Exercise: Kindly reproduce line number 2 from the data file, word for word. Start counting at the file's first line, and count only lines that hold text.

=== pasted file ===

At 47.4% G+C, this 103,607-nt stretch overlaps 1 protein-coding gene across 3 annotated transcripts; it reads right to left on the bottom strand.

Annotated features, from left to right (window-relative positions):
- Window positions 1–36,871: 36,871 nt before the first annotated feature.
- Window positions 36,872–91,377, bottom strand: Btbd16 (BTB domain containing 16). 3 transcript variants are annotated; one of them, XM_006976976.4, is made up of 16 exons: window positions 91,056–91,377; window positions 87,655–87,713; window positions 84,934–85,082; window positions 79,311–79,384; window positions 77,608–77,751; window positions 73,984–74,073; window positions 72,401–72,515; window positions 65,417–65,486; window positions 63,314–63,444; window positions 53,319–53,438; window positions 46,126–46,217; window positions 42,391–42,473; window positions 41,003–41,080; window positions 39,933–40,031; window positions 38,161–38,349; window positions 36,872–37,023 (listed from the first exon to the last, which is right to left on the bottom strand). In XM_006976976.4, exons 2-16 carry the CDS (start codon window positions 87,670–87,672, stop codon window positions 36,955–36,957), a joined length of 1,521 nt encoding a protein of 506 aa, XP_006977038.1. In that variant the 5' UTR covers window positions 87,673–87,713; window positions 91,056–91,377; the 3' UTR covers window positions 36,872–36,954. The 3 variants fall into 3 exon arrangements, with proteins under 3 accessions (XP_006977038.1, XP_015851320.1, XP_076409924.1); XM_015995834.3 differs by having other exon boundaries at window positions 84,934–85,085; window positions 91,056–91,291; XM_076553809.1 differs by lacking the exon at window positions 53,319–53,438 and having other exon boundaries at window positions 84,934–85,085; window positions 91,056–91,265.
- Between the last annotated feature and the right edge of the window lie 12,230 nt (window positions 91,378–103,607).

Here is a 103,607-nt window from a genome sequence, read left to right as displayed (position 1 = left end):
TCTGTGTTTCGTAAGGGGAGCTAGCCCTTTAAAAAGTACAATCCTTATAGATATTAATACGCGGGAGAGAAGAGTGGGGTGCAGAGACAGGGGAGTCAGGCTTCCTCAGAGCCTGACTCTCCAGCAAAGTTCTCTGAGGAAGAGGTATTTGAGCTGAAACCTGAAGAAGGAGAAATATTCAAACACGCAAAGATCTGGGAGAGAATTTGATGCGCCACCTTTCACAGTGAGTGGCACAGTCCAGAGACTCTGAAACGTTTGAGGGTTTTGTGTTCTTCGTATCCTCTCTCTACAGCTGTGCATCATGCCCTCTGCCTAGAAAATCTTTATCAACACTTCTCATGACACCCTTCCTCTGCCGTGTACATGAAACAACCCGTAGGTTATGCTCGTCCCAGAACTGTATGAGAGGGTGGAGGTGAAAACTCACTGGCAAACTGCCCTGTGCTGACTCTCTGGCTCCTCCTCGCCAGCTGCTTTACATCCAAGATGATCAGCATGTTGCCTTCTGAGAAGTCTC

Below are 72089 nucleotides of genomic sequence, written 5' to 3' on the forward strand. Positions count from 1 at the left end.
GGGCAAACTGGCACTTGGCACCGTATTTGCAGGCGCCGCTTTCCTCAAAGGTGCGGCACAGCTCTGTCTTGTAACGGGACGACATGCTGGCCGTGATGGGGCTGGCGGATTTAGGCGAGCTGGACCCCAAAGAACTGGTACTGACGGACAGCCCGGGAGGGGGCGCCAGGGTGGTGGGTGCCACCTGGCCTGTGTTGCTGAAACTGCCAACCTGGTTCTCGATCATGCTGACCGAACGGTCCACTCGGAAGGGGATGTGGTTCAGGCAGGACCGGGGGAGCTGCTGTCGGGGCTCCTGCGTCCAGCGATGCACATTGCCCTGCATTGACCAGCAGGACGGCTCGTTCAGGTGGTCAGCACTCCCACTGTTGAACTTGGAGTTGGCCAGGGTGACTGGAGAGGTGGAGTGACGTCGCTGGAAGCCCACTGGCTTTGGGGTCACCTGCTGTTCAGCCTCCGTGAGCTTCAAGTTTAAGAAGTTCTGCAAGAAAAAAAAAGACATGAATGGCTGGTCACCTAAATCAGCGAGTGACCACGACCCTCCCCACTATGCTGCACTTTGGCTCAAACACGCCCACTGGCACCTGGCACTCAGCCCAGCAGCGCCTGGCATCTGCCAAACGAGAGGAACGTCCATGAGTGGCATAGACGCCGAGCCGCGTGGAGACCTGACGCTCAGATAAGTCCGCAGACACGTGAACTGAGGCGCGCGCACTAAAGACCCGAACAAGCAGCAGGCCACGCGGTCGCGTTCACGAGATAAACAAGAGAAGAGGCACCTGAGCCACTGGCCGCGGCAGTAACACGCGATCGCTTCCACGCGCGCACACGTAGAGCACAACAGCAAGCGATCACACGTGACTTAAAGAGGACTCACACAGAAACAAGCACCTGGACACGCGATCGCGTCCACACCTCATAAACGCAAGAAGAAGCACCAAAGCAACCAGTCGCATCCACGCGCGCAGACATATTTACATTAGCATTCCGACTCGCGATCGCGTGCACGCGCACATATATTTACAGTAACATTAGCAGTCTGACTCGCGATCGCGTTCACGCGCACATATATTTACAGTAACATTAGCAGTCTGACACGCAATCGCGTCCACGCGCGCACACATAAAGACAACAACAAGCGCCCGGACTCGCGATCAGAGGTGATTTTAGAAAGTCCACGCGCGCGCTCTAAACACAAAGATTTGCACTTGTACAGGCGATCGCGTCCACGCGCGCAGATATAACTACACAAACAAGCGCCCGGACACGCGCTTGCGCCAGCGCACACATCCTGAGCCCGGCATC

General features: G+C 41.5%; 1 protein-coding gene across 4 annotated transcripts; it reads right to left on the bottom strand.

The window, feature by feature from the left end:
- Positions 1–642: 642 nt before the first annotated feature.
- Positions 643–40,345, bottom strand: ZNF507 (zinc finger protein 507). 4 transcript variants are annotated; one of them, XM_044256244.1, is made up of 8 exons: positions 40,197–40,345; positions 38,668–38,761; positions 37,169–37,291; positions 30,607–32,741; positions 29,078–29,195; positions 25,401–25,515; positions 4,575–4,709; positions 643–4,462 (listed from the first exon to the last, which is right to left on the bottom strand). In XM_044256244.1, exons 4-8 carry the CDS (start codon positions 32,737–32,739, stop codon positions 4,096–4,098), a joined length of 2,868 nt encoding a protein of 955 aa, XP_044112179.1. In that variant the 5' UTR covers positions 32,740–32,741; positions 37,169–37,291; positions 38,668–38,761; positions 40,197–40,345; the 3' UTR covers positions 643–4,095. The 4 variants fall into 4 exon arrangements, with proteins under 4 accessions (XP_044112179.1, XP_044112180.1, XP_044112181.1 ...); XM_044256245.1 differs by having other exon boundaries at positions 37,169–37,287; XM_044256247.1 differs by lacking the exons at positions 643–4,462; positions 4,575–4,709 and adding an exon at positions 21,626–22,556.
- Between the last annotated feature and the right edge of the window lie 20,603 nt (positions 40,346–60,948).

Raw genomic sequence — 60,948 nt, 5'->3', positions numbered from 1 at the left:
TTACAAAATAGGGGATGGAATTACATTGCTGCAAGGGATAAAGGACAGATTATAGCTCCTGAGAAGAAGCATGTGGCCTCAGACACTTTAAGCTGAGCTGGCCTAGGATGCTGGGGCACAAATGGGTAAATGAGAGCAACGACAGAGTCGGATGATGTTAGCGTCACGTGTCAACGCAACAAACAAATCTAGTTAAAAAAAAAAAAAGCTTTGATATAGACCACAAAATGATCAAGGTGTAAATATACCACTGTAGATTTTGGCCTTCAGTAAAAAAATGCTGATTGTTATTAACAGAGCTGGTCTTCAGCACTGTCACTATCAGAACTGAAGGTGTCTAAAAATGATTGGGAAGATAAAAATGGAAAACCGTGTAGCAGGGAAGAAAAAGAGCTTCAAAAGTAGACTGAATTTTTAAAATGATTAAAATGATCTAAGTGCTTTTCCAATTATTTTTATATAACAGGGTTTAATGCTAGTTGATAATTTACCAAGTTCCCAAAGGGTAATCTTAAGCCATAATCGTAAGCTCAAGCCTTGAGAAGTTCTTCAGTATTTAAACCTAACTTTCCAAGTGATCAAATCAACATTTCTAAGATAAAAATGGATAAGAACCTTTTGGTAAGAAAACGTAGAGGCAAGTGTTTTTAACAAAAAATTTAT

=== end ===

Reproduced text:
Annotated features, from left to right (window-relative positions):